I have to prove that $\sqrt5$ is irrational.

I prove it by contradiction. I assume that $p$ is an integer and $q$ is a positive integer such that $gcd(p,q)=1$ and $(\frac{p}{q})^2 = 5$. And then proceed with the proof.

But my textbook suggests that, "assume that $p$ and $q$ are positive integers such that.... "

My question is, is it necessary that $p$ is a 'positive' integer, when $\frac{p}{q}$ is a rational number?

These minor details are very important in real analysis. So, please help me clear this doubt. Thanks in advance.

  • $\begingroup$ It is necessary that p and q are both positive or both negative, so that their fraction becomes positive. It is necessary in this question because sqrt(5) is +ve and hence the fraction p/q should be positive $\endgroup$ – Ak19 Apr 26 at 14:40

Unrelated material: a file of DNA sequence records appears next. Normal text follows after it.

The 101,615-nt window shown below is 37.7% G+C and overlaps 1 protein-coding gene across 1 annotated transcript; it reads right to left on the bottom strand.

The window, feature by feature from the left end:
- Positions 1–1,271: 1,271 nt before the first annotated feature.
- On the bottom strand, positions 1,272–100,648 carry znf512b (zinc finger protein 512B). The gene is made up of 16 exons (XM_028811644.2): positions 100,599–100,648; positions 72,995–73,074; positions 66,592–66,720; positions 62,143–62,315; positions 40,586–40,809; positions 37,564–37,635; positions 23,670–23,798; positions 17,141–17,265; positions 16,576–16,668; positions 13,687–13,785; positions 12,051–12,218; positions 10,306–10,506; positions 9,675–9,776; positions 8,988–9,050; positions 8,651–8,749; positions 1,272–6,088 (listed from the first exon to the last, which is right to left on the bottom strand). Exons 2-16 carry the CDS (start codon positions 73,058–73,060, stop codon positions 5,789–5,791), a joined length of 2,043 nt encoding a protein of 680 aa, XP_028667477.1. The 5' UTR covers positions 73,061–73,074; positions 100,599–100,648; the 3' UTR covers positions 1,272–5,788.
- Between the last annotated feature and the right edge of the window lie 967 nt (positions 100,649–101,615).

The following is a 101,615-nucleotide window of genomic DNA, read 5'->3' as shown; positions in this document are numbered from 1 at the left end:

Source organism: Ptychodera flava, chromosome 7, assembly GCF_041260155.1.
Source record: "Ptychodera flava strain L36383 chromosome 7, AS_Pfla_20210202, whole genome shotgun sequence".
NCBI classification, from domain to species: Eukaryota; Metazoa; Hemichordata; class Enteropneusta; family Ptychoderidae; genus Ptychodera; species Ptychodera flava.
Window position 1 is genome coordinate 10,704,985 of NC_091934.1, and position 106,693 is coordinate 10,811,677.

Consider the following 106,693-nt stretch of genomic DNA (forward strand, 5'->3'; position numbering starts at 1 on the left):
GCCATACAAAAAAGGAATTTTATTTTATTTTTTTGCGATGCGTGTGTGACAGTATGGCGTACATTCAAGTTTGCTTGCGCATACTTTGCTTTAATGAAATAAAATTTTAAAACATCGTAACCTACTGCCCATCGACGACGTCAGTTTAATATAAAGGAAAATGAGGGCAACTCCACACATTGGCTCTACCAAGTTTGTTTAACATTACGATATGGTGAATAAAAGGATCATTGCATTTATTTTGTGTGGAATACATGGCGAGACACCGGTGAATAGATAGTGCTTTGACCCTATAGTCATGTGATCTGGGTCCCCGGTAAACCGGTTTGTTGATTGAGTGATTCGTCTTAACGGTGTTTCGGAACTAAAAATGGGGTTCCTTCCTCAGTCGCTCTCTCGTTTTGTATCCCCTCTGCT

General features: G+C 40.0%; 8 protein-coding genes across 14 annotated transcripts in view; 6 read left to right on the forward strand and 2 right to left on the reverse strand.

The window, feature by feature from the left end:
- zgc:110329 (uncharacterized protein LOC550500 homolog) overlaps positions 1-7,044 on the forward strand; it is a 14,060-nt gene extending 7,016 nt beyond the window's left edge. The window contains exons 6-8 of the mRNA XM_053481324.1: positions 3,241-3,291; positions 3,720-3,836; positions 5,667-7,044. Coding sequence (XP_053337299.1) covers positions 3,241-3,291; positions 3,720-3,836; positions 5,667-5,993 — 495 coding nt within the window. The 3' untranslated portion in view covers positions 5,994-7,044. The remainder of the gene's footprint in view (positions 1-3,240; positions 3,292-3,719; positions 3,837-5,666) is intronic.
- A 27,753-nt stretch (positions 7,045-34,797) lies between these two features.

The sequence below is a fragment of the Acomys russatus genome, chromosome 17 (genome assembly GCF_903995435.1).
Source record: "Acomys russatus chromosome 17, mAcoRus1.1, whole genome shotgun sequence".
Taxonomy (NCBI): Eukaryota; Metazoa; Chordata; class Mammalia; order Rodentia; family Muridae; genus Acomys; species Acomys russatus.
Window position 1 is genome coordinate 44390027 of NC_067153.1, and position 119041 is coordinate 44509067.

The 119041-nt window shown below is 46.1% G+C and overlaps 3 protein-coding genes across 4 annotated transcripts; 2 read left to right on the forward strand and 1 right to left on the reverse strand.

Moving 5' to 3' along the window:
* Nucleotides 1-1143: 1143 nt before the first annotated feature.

• $\begingroup$ @Ak19 Thanks. So p and q both are positive for this particular case. $\endgroup$ – user587389 Apr 26 at 14:52
  • $\begingroup$ Yeah you may take either both positive or both neagtive $\endgroup$ – Ak19 Apr 26 at 14:53

It is not - for example, $\frac{-1}{2}$ is rational number.

However, in this case we can assume $p$ is positive: if $p$ is negative, take $\frac{-p}{q}$ instead, as $\left(\frac{p}{q}\right)^2 = \left(\frac{-p}{q}\right)^2$.


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